WaterField Bolt Crossbody bag for Surface Pro, Surface Laptop or Surface Book is worth the price

When it comes to protecting your new Surface Laptop, Surface Pro, or Surface Book you can go a few ways – cheap, with questionable longevity or expensive and quality. WaterField falls into the latter category as they are handmade in San Francisco, often being made to order.

I've reviewed WaterField's Dash Sleeve, Outback Solo and I own the Field Muzetto bag. Now, the company has a brand-new one that is very exciting: Bolt Crossbody. Here is my review.

Bolt Crossbody – Fit and style

The WaterField Bolt Crossbody comes in three sizes including small, medium, and large. I grabbed the large version, which takes the Surface Laptop, Surface Book with Performance Base, Razer Blade, and it can even fit the Dell XPS 15. For Surface Pro owners, the medium size will do if you want a snugger fit.

Bolt Crossbody is what I would consider a day bag plus some. Whereas the excellent Brenthaven Collins Vertical Messenger Bag is ideal for a few hours the Bolt Crossbody lets you pack significantly more without turning into a full duffle bag. You can pack this for a few days with an Xbox controller, AC power plug, your laptop, tablet, phone, magazines, travel info, pens and more. Or, you can just put a Surface in it and use it for the day. The point is you get more flexibility with the Bolt Crossbody.

The Bolt Crossbody is similar to the Field Muzetto bag, but I like it better for a few reasons. The top pocket is zipper versus the Field Muzetto's flap. The Muzetto's flap is convenient, but your PC could slide out when the bag is laying down, which makes me nervous. There are also more pockets – both large and small – with the Bolt Crossbody.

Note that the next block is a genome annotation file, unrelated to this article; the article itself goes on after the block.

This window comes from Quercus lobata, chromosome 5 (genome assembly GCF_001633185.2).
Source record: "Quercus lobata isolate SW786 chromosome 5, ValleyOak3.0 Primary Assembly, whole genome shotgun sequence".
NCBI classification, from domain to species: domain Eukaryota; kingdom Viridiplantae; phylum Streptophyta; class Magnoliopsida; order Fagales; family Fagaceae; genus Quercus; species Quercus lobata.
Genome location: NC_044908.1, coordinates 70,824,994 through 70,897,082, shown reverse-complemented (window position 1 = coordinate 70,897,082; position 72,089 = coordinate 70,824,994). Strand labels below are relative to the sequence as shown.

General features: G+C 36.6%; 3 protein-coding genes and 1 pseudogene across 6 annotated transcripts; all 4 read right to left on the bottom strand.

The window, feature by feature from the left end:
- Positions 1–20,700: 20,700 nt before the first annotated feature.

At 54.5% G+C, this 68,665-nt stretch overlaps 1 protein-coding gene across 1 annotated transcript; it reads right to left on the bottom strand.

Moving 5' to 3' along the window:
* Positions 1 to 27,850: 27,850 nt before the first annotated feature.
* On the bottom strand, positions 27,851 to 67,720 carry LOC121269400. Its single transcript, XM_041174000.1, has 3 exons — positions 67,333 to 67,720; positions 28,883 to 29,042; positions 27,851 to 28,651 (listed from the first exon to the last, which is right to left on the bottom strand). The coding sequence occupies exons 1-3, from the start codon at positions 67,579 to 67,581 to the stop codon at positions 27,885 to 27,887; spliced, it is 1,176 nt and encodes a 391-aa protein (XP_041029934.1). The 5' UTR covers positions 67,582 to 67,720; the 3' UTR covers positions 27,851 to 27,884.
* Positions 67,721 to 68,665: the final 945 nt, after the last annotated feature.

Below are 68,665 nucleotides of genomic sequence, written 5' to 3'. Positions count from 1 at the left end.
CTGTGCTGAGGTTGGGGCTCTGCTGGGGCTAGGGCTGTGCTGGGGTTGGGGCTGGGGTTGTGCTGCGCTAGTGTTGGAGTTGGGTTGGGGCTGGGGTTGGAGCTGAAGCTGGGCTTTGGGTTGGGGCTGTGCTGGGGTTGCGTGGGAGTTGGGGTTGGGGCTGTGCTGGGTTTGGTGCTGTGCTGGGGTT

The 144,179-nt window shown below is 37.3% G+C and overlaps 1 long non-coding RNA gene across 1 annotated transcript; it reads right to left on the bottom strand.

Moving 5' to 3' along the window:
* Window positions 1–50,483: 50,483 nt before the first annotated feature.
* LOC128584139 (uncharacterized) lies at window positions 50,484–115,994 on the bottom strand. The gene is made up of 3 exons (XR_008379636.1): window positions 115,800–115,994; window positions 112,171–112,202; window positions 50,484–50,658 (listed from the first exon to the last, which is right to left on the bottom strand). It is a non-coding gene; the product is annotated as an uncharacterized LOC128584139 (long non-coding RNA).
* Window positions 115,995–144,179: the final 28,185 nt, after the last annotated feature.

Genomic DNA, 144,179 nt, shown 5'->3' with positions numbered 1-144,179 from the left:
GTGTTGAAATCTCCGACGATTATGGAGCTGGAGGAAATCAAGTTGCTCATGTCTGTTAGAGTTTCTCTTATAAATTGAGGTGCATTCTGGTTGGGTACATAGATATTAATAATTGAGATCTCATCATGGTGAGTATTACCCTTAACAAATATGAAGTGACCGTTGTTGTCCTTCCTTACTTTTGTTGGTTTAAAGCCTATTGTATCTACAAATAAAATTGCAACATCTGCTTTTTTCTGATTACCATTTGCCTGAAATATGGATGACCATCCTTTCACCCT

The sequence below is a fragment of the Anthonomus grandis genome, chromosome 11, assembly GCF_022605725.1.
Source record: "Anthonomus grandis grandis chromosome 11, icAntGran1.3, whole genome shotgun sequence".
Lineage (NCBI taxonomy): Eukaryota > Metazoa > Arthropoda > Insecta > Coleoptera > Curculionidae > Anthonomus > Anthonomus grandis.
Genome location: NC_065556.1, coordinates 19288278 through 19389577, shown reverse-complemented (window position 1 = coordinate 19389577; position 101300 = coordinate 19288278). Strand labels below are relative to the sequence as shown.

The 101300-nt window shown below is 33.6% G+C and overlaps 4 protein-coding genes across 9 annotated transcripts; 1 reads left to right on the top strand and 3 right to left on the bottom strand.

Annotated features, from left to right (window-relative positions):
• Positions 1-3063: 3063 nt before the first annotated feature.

For pockets, there is one large compartment that opens from the top. Within there you have a slot for your laptop or 2-in-1 – that area is padded on both sides too to protect the upper and lower areas of the device. There is the central area, where you could technically fit a second laptop but would most likely hold your AC charger or even an Xbox controller - if you're like me - and still, have room to spare. Along the inner-outside pocket, you have a deep, universal pocket and two pen holders.

The outside of the bag has another pocket that looks like it buttons but is held by a strong magnet. That pocket could hold an 8-inch tablet or a magazine, with a smaller pocket for your smartphone. That smartphone pocket is larger too holding my massive HP Elite x3 with protective cover.

The back of the Bolt Crossbody has a sixth compartment that zip closes. It is big enough to fit multiple large-sized magazines, travel documents or anything else that can lay flat.

For carrying, there is a shoulder strap with adjustable D-rings allowing for maneuverability. There is also an excellent "grab handle" on the back, which I adore. The Field Muzetto is missing this making it cumbersome to grab when laying on the seat next to me. Now, I can grab the Bolt Crossbody and since everything is zipped not have to worry about my items spilling out.

Materials and quality

WaterField is a well-known premium brand for bag making. You buy it once and keep it for a decade or more, and they can even fix your bag if something did tear. I have never had an issue with their bags, and you can go read customer testimony or their reviews. In fact, the Bolt Crossbody currently has a five out of five-star rating from 17 reviews.